Population & cult...
Follow
22 views | +0 today
 
Rescooped by Lona Pradeep Parad from Geography Education
onto Population & cultural patterns and processes
Scoop.it!

Mapping Population Density

Mapping Population Density | Population & cultural patterns and processes | Scoop.it
I found these cartograms from an article in the Telegraph and was immediately impressed. The cartograms originated here and use data from the Global Rural-Urban Mapping Project as to create the int...

 

This series of cartograms shows some imbalanced populations (such as the pictured Australia) by highlighting countries that have established forward capitals.  Question to ponder: Do forward capitals change the demographic regions of a country significantly enough to justify moving the capital? 


Via Seth Dixon
Lona Pradeep Parad's insight:

It's a creative and vial way to map population density. 

more...
Joe Andrade's curator insight, August 5, 2013 10:21 PM

Interseting way to visualy map population density.

From around the web

Your new post is loading...
Your new post is loading...
Rescooped by Lona Pradeep Parad from Hari OM Namo Narayana
Scoop.it!

Hindu New Year – The Different New Year Dates in Hinduism

Hindu New Year – The Different New Year Dates in Hinduism | Population & cultural patterns and processes | Scoop.it
When is the Hindu New Year? Or when is the New Year in Hindu Religion? There is no single answer to this question. The numerous cultures...

Via Harish Rajpal
Lona Pradeep Parad's insight:

Explains how many don't know that there is a hindu new year after Jan. 1st and marks the first day of a new year on the hindu calendar. 

more...
No comment yet.
Rescooped by Lona Pradeep Parad from AP Human geography
Scoop.it!

Ethnicity and Religion: A Case Study

Ethnicity and Religion: A Case Study | Population & cultural patterns and processes | Scoop.it
In a nation of 230 million people, 700 languages and some 300 ethnicities, ethnic Chinese are one of Indonesia’s historic minorities.

 

Religion and ethnicity are often connected, but not always.  This case study of such a group, the Chinese Muslims of Indonesia, provide an interesting glimpse into the economic, historic and political patterns of these cultural groups that are parts of communal identities.  


Via Seth Dixon, Brian Caldwell, WalkerKyleForrest
Lona Pradeep Parad's insight:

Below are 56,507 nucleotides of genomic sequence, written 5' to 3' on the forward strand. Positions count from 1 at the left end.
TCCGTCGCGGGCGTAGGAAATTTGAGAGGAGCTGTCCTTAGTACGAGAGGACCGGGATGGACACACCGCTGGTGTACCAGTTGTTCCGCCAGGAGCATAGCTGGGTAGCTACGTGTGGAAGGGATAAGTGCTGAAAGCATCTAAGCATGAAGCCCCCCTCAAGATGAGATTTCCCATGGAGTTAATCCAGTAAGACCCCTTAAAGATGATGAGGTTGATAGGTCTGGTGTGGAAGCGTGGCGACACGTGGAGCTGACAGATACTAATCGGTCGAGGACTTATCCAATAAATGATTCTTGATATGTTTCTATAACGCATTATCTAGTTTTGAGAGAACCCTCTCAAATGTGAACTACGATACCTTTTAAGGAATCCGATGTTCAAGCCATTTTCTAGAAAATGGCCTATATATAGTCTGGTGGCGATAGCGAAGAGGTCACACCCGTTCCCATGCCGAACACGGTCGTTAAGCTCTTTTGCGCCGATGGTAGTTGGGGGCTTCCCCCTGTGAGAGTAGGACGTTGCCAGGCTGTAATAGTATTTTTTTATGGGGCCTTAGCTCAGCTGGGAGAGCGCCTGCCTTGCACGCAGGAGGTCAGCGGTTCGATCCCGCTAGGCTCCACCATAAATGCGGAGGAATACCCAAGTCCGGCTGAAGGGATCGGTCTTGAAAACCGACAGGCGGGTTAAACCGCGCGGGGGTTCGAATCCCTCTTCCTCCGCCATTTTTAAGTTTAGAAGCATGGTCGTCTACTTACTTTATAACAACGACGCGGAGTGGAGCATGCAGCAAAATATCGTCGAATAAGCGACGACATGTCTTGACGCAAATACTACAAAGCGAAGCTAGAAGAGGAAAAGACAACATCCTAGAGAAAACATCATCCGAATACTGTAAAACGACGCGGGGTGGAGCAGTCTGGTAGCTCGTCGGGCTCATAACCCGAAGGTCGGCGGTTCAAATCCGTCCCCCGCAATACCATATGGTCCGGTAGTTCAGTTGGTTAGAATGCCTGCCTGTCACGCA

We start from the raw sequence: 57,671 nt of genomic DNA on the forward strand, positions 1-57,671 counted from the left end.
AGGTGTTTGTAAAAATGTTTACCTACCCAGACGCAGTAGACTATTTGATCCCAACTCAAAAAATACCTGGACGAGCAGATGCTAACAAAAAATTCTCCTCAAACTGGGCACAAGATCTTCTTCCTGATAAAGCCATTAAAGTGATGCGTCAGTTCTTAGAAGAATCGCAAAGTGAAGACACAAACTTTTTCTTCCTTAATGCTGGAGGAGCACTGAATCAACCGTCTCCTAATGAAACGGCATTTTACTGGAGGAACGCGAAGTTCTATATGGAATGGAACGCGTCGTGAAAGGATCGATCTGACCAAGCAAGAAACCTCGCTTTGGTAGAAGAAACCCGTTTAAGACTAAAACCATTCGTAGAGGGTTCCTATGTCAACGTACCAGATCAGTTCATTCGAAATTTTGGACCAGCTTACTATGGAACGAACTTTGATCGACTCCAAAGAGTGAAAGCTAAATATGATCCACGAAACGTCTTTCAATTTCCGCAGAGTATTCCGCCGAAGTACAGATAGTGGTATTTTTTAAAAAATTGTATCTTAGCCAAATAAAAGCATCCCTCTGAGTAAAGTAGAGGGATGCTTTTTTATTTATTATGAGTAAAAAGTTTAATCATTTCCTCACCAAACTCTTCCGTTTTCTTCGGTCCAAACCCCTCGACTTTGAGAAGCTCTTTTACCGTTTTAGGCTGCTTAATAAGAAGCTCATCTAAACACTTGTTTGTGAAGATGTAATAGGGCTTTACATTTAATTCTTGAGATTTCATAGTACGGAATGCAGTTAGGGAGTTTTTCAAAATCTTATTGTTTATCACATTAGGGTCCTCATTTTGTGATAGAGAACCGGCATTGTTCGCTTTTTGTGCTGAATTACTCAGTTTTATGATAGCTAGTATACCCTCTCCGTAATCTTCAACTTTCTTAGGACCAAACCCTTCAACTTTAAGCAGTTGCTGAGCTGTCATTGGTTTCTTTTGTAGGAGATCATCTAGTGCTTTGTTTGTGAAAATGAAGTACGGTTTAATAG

Pie charts to display ethnicity, religion, and population across the world,

more...
WalkerKyleForrest's curator insight, April 8, 9:42 AM

This article explains the connection between someones ethnicity and someones religion. This connection may not always be as closely linked as youd think. FORREST

Rescooped by Lona Pradeep Parad from AP Human Geography Education
Scoop.it!

Slideshare: Middle east flags

 Looking for an easy online method of sharing and using powerpoint presentations?  Slideshare is made just for that.  Here is one I made of Middle Eastern flags a while back, showing the cultural patterns and similarities among the flags.  Students are quick to note that the Israeli flag sticks out and "doesn't fit in well visually."  


Via Seth Dixon, Steve Perkins
Lona Pradeep Parad's insight:

Representation of middle eastern flags,

more...
Paige McClatchy's curator insight, October 24, 2013 9:51 PM

These flags have a lot in common: I know at least from my own background that green is the color of Islam (in fact, I studied a Newsweek cover about the new "Green Scare" comparing Green/Islam to Red/Communism in the minds of Americans). Each flag is also beautifully geometric, keeping in line with the  inheritance of Islamic art. Of course the US Coalition would design such an ignorant flag for Iraq- we basically thought it was ours in 2004. Quick in, quick out, everyone wins. As we know today that is not the case....

Brett Sinica's curator insight, October 29, 2013 4:11 PM

Many of these countries share similar backgrounds and cultures, as well as flags which is seen above.  The color patterns show red, black,  white, and green on almost every flag except Israel's which is blue and white.  It shows that most of the countries within the region are all linked somehow whether it be through language, identity, or other reasons, though there is still room for conflict and change as time passes.  After looking at flags from other countries such as Iraq and Iran, the graphics on them change, sometimes reflecting government changes.  It is sometimes difficult to remember and notice so many flags, yet some of these flags have changed within the last 2 to 3 decades to accompany the change of government.

Amy Marques's curator insight, April 24, 2:06 PM